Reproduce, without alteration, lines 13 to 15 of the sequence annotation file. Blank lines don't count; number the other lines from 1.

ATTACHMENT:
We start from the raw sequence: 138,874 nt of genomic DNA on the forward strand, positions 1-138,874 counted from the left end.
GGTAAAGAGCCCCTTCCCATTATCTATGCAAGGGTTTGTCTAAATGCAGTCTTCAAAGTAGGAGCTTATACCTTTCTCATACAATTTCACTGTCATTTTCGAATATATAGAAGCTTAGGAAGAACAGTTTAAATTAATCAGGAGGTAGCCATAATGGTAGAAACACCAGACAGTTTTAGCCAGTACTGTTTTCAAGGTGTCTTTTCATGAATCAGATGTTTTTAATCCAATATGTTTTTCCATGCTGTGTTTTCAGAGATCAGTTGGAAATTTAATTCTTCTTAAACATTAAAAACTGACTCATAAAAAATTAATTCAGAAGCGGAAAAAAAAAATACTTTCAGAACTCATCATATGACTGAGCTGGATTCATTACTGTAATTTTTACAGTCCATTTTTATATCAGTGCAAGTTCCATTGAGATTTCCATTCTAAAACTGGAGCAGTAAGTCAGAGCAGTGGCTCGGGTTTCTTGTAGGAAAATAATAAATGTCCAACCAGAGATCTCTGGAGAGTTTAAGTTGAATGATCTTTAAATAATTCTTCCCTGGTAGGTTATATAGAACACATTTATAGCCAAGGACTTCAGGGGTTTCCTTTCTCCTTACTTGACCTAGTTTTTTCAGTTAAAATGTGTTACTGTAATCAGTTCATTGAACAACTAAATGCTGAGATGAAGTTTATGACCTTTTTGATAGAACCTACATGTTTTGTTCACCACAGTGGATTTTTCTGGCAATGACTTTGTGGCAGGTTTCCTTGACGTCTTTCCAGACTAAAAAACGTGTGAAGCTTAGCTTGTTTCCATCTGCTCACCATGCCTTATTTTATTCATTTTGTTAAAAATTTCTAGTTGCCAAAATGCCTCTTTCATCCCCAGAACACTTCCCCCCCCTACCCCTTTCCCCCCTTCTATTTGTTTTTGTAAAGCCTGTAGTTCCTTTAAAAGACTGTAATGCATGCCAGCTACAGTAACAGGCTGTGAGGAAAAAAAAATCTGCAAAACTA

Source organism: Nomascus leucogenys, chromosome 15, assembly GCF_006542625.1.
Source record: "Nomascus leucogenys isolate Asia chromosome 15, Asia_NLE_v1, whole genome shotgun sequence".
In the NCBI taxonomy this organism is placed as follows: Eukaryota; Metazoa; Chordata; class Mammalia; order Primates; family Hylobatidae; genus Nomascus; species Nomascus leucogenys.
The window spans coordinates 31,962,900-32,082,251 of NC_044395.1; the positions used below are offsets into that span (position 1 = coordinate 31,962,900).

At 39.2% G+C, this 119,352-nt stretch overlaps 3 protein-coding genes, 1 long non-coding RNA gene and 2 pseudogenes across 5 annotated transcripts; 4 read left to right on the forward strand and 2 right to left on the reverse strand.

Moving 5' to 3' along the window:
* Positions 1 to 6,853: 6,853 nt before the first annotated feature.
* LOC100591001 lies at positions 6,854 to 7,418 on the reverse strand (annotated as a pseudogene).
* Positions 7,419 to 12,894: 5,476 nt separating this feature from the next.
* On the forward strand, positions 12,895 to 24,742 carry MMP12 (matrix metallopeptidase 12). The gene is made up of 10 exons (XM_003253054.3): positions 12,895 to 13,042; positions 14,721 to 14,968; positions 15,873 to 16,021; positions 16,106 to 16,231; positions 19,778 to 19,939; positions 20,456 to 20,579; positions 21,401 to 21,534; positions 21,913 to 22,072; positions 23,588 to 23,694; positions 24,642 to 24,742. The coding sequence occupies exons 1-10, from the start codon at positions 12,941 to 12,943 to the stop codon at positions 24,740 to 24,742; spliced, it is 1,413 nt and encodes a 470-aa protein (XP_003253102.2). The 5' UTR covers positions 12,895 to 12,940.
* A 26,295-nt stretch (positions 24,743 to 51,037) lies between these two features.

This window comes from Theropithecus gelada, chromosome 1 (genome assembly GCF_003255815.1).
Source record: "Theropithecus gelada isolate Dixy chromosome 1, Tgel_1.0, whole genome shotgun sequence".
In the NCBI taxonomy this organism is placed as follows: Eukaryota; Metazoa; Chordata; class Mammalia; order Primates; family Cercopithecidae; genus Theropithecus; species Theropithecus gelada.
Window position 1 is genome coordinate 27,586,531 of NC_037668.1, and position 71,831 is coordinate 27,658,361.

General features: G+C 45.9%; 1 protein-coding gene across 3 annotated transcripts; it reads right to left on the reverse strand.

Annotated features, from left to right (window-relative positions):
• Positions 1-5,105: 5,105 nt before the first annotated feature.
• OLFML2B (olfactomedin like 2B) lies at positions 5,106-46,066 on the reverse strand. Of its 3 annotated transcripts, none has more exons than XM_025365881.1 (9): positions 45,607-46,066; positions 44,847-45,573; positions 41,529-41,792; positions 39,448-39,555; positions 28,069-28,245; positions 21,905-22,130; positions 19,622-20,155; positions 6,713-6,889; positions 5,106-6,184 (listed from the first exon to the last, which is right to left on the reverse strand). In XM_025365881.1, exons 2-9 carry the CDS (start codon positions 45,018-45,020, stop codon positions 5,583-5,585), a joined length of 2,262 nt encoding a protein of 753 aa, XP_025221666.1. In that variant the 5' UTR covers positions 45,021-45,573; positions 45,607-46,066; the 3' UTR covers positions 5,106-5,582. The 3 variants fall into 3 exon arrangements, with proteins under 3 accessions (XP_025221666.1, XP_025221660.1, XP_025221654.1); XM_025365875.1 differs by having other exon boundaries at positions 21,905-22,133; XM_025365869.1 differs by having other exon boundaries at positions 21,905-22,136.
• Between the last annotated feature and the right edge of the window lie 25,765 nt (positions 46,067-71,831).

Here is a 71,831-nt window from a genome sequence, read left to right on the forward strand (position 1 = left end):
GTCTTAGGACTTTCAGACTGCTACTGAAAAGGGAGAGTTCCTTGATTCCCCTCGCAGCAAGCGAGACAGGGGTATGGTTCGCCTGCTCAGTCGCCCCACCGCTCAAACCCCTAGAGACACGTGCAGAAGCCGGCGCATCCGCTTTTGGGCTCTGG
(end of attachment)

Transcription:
* A 26,295-nt stretch (positions 24,743 to 51,037) lies between these two features.

This window comes from Theropithecus gelada, chromosome 1 (genome assembly GCF_003255815.1).
Source record: "Theropithecus gelada isolate Dixy chromosome 1, Tgel_1.0, whole genome shotgun sequence".